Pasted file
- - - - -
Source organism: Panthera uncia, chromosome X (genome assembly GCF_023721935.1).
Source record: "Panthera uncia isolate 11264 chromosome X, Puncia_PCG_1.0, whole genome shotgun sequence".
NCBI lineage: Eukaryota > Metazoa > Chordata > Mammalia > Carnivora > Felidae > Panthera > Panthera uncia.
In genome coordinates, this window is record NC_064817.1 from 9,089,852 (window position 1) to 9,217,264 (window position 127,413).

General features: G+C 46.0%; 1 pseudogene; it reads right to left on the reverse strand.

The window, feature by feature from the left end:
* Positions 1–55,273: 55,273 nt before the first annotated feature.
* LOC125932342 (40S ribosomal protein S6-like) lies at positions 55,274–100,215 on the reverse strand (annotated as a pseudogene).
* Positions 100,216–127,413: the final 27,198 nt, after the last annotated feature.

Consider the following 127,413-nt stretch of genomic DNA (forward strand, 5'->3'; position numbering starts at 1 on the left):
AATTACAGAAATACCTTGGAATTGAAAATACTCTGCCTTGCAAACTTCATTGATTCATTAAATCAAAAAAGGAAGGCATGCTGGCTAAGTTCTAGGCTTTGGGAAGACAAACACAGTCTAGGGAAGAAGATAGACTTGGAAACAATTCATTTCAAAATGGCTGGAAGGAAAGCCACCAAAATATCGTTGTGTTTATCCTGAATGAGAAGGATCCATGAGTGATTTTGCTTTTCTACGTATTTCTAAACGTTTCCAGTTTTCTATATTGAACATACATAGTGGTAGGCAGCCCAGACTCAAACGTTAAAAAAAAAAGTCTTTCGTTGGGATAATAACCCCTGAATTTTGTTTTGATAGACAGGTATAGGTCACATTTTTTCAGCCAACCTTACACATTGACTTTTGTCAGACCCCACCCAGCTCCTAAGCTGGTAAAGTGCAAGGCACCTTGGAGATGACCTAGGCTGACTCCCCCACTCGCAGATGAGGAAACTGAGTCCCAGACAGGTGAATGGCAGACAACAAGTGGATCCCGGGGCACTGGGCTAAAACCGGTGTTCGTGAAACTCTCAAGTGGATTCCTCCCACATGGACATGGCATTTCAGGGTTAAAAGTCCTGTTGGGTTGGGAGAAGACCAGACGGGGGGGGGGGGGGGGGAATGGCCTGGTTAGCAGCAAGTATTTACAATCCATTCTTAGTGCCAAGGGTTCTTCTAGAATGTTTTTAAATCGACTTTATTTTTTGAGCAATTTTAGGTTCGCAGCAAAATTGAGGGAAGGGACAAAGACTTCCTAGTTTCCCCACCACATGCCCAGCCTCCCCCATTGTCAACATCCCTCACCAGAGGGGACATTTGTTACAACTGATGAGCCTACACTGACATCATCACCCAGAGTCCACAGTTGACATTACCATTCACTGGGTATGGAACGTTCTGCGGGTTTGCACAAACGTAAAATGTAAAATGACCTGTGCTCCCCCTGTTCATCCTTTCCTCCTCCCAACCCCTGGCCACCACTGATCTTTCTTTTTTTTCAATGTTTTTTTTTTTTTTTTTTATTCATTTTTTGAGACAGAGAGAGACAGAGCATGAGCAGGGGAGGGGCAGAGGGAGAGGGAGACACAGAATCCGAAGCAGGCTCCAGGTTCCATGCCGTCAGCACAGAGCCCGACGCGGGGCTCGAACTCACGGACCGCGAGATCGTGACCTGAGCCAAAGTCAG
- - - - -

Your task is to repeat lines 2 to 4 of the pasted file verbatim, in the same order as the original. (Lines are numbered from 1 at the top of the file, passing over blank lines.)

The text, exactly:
Source record: "Panthera uncia isolate 11264 chromosome X, Puncia_PCG_1.0, whole genome shotgun sequence".
NCBI lineage: Eukaryota > Metazoa > Chordata > Mammalia > Carnivora > Felidae > Panthera > Panthera uncia.
In genome coordinates, this window is record NC_064817.1 from 9,089,852 (window position 1) to 9,217,264 (window position 127,413).